How to Hold Negligent Individuals Responsible

Personal Injuries and Revolving Doors: What You Need to Know

Posted by on April 7, 2016 in Uncategorized | Comments Off on Personal Injuries and Revolving Doors: What You Need to Know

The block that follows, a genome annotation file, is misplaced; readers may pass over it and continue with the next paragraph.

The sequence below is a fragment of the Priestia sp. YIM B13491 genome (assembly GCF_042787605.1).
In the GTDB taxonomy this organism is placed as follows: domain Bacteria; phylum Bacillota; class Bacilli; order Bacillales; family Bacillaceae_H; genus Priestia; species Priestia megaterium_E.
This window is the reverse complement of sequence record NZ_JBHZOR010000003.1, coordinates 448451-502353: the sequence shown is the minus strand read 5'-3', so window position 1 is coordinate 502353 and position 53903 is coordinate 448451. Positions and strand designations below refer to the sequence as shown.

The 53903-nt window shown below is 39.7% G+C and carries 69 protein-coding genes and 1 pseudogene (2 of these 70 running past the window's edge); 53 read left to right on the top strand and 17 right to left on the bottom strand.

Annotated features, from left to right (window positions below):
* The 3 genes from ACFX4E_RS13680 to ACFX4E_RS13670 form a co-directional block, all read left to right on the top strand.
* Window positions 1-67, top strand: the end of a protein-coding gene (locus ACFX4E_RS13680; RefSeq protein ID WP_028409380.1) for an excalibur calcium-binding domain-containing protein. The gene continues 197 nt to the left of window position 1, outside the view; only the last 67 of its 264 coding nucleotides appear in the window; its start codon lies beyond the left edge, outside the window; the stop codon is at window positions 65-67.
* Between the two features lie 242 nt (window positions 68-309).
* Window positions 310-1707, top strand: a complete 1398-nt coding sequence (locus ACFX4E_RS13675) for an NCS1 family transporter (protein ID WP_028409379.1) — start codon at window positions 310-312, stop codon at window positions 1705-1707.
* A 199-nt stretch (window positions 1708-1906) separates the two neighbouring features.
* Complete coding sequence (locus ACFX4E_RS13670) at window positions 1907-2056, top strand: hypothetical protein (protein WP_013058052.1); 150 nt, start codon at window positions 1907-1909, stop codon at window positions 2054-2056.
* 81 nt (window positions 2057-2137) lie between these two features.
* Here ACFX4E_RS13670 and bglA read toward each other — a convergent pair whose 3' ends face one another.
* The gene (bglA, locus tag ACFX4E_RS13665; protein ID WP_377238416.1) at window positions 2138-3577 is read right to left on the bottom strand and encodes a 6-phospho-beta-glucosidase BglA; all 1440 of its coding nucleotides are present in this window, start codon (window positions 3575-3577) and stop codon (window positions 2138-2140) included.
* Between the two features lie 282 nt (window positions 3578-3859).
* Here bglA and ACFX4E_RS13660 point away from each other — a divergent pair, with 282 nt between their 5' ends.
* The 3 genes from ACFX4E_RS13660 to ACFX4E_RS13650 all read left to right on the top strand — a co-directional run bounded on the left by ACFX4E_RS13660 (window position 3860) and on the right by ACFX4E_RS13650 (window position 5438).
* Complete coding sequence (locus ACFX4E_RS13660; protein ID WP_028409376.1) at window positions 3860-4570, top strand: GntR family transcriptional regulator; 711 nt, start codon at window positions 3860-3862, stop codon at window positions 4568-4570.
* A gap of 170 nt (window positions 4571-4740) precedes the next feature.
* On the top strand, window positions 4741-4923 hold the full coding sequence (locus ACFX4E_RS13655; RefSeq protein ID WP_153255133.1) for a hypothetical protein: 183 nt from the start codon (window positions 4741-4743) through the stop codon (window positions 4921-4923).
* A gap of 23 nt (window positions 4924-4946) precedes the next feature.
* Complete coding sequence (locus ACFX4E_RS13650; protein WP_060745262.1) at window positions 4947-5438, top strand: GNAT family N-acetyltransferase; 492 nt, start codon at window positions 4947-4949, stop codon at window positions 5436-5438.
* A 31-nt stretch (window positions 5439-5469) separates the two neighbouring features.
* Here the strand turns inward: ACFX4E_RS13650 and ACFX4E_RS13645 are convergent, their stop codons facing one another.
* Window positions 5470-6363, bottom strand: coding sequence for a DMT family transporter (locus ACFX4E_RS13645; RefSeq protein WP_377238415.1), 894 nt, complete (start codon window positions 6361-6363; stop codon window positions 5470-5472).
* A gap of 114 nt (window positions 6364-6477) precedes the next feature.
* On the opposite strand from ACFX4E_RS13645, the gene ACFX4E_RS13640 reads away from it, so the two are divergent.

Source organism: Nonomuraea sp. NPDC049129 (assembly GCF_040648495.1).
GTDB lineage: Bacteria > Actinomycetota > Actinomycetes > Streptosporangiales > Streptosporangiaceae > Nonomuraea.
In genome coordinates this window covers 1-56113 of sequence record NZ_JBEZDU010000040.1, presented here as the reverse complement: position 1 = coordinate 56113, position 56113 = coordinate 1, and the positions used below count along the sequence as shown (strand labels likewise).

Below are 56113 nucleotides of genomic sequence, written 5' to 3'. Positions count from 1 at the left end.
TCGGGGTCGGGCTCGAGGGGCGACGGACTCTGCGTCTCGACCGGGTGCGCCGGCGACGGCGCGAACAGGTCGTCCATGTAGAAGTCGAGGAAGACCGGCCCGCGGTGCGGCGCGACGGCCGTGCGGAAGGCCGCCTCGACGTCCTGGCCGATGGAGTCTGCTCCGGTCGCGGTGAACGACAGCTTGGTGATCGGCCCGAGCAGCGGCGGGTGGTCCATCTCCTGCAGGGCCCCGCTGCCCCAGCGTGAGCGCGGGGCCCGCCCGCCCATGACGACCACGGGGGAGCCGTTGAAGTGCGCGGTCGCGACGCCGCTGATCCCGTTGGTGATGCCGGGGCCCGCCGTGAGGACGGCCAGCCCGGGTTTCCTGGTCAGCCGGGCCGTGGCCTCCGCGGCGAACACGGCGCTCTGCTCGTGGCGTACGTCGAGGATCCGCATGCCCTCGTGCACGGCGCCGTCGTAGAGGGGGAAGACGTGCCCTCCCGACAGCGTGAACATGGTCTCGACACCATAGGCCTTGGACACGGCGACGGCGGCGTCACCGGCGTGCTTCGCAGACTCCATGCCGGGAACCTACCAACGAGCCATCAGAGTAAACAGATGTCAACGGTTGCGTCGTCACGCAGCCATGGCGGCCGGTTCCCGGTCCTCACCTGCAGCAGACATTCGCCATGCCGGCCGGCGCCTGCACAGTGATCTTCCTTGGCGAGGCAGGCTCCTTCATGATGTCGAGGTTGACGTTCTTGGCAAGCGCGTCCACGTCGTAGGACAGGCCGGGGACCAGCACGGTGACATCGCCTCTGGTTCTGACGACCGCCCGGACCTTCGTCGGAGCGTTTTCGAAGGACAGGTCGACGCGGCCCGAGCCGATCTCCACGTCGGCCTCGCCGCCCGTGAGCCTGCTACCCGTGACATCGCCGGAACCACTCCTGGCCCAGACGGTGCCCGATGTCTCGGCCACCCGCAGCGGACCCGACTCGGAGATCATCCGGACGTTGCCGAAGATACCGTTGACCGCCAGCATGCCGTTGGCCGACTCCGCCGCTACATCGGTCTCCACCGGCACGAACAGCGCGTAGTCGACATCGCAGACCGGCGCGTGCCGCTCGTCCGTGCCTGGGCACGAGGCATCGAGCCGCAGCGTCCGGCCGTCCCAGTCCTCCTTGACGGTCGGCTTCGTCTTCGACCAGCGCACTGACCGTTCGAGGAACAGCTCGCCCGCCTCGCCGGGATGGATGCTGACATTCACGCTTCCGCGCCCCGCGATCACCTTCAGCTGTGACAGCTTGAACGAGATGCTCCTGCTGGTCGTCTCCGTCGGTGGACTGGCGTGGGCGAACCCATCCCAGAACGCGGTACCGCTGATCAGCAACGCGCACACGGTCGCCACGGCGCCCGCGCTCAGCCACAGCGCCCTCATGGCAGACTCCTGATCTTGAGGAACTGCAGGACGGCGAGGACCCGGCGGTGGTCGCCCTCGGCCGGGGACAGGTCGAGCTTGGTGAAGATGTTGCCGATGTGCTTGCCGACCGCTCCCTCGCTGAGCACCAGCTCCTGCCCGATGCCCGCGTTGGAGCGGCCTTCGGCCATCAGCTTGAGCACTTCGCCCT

Many businesses and organizations use revolving doors to allow people in and out of their premises. While revolving doors may not immediately seem to pose a particularly significant hazard, accidents can occur, and a serious injury could result in hospitalization. If you or someone you love suffers an accident as a result of a revolving door, it’s a good idea to understand more about the topic and what your legal options are.  Why businesses use revolving doors Revolving or rotating doors offer several convenient benefits to businesses and other organizations. In practical terms, a revolving door can easily control the flow of people in and out of a building, which is particularly useful when lots of people need to use a single entrance. These doors can also improve energy efficiency in large buildings. The design cuts the amount of air moving in and out of a building, which makes it easier for the air conditioning system inside the building to work efficiently. Revolving doors are common in buildings where the entrance opens into a large space like an atrium, where constant temperature changes could put the air conditioning into overdrive. Revolving door hazards Despite the simple design, revolving doors can pose several hazards. Many people have been the victim of a prankster in a revolving door who decides to push the door too hard, forcing the person in front to walk more quickly to keep up. Nonetheless, a genuine accident is no laughing matter. Accidents can happen when the door moves too quickly and pushes the occupant out the exit side, often onto a hard concrete surface. slips and falls occur because objects like walking sticks and bags get stuck in the door mechanism. people trap their fingers and limbs. Building owners who use revolving doors must make sure they are safe to use. If something goes wrong, injured users can often file a personal injury lawsuit. Personal injury lawsuit principles To win a personal injury lawsuit, you must show that the building owner or manager was legally responsible for the injuries you incurred. In a slip-and-fall case resulting from a revolving door, you must show that at least one of three following statements is true: The building owner or manager caused the hazard. The building owner or manager knew about the hazard and did nothing about it. The building owner or manager should have known about the danger because any reasonable person in the same situation would have done something about it. Some of the evidence for negligence could fall under more than one of these descriptions, while other facts can only substantiate one statement. For example, if a building employee breaks part of the door and fails to do something about it, your attorney could argue that the first two statements both apply. Presenting your case The defendant’s attorney will often try to show that you caused your injury in some way. In some states, this sort of comparative negligence can limit the amount of compensation you receive, so some attorneys will work hard to show you did something wrong. For example, if you don’t take appropriate care when walking through a revolving door with children, dogs, or luggage, the defendant’s attorney may argue that you are at fault. Your attorney may suggest that you use an industry expert’s...